Check out the schedule at Metrograph.

Why we still need LGBT film festivals (CBC)

June 1, 2016
Summertime

Summertime

What a perfect way to start June – Pride month. The CBC breaks down Why we still need LGBT film festivals,

Next month, San Francisco’s Frameline Film Festival turns the ripe old age of 40. That makes it the longest running LGBTQ film festival, and a grandmother to over 100 similar events around the world, most of which have also been around for a few decades. Canada’s three primary examples are also aging — Montreal’s Image+Nation will be 29 this year, Vancouver’s Queer Film Festival will celebrate 28 come August, and Toronto’s Inside Out — the country’s largest LGBTQ film festival — is turning 26 this Thursday. But what do these festivals represent in the wake of all the progress that has been made since they began?

Cut to 2016. In Canada, LGBTQ people have come very far in three decades, winning recognition of our legal rights from marriage and adoption to freedom from discrimination. We have access to LGBTQ-themed film and television in ways we could never have imagined in 1989, with pretty much anything available via a few clicks on our computers. Which begs the question, do film festivals created out of such urgency at their origins still matter to the relatively privileged people they represent today?

Next month, San Francisco’s Frameline Film Festival turns the ripe old age of 40. That makes it the longest running LGBTQ film festival, and a grandmother to over 100 similar events around the world, most of which have also been around for a few decades. Canada’s three primary examples are also aging — Montreal’s Image+Nation will be 29 this year, Vancouver’s Queer Film Festival will celebrate 28 come August, and Toronto’s Inside Out — the country’s largest LGBTQ film festival — is turning 26 this Thursday. But what do these festivals represent in the wake of all the progress that has been made since they began?

The three noted Canadian film fests were products of the late 1980s and early 1990s, a time when LGBTQ people were coming together to fight for the lives of those affected by HIV/AIDS — a disease that governments in Canada and other nations were tragically ineffective at fighting. LGBT film festivals (or gay and lesbian film festivals, which they were pretty much exclusively considered at the time) were born out of necessity, meeting a need for safe and concentrated spaces to share work whose existence countered the rampant discrimination being faced on every corner.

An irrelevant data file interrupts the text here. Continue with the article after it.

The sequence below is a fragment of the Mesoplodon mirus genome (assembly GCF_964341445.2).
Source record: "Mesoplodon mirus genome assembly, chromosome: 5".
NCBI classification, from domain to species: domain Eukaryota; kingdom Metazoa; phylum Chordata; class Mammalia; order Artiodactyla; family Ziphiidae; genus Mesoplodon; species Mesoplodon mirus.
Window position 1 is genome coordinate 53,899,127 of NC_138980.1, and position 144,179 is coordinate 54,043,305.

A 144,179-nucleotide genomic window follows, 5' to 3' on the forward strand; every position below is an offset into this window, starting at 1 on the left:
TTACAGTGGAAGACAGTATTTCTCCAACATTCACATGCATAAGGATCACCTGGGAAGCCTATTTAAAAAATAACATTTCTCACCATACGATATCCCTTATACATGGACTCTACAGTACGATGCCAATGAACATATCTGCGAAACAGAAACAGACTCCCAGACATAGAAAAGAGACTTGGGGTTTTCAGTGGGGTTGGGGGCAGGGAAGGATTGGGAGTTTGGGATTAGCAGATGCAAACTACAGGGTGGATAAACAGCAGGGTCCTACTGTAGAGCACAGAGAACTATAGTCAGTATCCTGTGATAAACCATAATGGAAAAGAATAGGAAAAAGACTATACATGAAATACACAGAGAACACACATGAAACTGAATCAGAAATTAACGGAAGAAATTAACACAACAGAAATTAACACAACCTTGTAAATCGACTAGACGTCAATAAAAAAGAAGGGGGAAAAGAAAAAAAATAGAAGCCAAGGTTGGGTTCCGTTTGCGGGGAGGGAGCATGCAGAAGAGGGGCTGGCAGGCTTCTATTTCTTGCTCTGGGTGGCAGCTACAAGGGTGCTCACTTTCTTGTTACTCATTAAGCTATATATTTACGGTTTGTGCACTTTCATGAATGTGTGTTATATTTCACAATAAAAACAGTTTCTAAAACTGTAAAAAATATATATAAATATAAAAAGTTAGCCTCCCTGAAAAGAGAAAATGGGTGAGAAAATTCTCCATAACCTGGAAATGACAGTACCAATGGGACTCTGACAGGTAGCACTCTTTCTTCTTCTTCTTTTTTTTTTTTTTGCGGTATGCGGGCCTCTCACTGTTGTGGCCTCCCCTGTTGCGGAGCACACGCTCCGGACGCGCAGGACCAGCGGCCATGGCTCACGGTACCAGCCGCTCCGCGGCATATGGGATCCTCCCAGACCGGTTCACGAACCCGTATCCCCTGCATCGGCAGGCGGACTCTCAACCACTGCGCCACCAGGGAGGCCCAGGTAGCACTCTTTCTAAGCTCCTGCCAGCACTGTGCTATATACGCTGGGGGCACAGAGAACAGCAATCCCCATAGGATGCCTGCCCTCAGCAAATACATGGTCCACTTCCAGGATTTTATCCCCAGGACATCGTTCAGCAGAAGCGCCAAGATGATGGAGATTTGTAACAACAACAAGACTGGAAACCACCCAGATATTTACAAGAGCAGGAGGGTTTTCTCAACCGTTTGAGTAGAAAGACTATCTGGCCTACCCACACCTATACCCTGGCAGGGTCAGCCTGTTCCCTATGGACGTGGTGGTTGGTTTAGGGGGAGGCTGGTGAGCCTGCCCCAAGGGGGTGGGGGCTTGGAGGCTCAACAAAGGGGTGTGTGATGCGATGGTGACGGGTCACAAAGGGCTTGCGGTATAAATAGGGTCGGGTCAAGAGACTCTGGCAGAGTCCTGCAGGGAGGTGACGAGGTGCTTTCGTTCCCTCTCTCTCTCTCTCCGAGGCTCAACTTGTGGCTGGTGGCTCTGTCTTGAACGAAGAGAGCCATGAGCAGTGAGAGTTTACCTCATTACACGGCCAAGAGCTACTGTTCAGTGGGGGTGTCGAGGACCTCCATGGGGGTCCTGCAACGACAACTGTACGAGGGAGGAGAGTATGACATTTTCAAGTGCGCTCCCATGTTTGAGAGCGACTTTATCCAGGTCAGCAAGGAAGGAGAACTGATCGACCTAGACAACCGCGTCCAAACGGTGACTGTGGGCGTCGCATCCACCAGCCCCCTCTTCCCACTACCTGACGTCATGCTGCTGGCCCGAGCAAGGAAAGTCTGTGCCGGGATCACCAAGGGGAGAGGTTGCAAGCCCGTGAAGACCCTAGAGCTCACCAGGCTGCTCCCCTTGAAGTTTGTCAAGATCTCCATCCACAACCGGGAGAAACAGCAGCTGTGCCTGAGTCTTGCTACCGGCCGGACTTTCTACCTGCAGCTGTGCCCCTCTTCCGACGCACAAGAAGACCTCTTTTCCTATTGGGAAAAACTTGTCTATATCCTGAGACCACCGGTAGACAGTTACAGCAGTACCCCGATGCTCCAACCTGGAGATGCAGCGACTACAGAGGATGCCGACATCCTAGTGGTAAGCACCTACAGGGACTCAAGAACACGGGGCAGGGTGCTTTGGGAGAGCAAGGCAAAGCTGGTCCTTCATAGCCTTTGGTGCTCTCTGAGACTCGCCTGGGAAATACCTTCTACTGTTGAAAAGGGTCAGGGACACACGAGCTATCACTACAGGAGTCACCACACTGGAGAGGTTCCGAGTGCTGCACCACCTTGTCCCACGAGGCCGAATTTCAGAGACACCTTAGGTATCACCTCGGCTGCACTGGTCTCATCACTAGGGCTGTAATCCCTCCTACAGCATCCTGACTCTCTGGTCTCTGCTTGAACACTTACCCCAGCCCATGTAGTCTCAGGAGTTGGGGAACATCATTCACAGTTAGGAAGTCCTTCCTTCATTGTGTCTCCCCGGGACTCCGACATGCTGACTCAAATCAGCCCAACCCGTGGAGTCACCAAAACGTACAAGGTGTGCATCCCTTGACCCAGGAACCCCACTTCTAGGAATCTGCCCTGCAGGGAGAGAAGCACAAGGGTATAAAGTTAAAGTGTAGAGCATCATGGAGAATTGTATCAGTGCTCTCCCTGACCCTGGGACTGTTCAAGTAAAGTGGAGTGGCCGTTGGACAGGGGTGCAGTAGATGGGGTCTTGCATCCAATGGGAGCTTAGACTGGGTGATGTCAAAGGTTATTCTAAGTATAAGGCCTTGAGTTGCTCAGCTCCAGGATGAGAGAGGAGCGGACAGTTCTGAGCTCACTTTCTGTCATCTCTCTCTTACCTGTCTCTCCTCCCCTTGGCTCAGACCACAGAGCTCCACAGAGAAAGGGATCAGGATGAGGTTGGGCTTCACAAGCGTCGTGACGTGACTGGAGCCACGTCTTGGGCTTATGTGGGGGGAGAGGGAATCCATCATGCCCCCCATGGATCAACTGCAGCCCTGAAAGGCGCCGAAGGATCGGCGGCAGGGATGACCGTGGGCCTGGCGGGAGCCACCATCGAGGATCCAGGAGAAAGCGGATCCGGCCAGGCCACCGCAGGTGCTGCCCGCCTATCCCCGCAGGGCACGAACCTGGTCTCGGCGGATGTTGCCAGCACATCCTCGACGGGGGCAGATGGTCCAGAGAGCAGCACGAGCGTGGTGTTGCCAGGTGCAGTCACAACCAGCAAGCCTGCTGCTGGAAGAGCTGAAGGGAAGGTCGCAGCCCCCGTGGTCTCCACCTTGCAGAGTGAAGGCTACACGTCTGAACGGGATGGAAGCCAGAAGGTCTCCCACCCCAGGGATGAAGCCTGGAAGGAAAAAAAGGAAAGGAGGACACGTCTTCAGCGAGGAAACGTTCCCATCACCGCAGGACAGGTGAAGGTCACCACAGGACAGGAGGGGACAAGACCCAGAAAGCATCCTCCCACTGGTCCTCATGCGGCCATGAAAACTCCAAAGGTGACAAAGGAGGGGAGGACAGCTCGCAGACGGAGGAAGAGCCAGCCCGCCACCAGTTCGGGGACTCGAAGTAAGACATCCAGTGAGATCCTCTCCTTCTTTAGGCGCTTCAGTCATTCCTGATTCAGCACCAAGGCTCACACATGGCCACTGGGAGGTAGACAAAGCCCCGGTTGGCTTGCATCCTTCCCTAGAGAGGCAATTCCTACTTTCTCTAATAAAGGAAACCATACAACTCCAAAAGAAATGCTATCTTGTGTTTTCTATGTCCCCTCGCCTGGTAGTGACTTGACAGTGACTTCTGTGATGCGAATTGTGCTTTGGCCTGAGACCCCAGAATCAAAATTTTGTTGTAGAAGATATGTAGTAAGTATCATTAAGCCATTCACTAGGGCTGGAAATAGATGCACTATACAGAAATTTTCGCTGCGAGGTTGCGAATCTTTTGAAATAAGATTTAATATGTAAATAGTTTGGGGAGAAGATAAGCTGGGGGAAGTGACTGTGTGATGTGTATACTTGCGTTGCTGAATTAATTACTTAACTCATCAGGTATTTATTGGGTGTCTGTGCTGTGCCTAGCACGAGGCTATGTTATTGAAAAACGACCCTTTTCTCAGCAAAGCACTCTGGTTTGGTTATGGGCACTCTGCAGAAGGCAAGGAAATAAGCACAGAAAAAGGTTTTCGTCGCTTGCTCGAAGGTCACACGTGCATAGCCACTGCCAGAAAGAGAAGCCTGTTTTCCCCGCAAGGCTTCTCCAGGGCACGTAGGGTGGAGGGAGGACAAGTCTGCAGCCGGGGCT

Cut to 2016. In Canada, LGBTQ people have come very far in three decades, winning recognition of our legal rights from marriage and adoption to freedom from discrimination. We have access to LGBTQ-themed film and television in ways we could never have imagined in 1989, with pretty much anything available via a few clicks on our computers. Which begs the question, do film festivals created out of such urgency at their origins still matter to the relatively privileged people they represent today?

“Inside Out offers a different kind of pride celebration where they can come together, watch their stories on screen, interact with the filmmakers and stars, do business, and maybe even get down to business if all goes well after a heated Q&A.”

Despite the incredible advancements for LGBTQ people in society as a whole, it’s not as though your local cinema has extensive options for LGBTQ audiences eager to see themselves on screen. On the contrary, the only film with a lead character who identified as LGBTQ to receive a wide release in the last decade was, of all things, Sacha Baron Cohen’s problematic mockumentary Bruno. LGBTQ film festivals matter because they bring to audiences across the country the films that would otherwise be pushed out of the multiplex by $200-million superhero sequels.

More importantly, though, these festivals encourage links rather than divisions between the communities represented under the increasingly divisive LGBTQ umbrella (or LGBTQQIP2SAA if we’re really getting inclusive). Inside Out, for example, has a wide range of programming representing the dozens of different identities —whose degree of privilege in our society varies greatly — that are often lumped together elsewhere under various acronyms.

Read the full article.
Happy Pride Month!

Kristen Stewart and the Power of Being Out at Cannes (The Daily Beast)

May 16, 2016

I find it fascinating that this Daily Beast article is about two Hollywood actors who have never said the word lesbian or bisexual in an interview. This is either ushering in a new era of carefree, forward-thinking, non-identity sexual politics or the beginning of the sludge of non-identity politics to hamper LGBT civil rights. I’ve been wrong about many things, so I’m not saying either or. But the way this article frames female sexuality in general and non-hetero female sexuality in particular, at the very least Hollywood and the mainstream (straight) porn industry have a whole lot in common. From The Daily Beast,

Did Jodie Foster imagine 40 years ago on her first trip here as a 13-year-old for Taxi Driver that she’d someday return as a successful film director openly married to a woman?

That wasn’t a question asked of Foster at the news conference for her Money Monster hostage drama last week because… why?

With a lesbian-tinged horror-thriller like Neon Demon, featuring 18-year-old Elle Fanning and 31-year-old Jena Malone as hot “dangerous” models showering together about to open at Cannes this week—and Kristen Stewart here with two on-again, off-again girlfriends, 53-year-old Jodie seems about as scandalous as a librarian…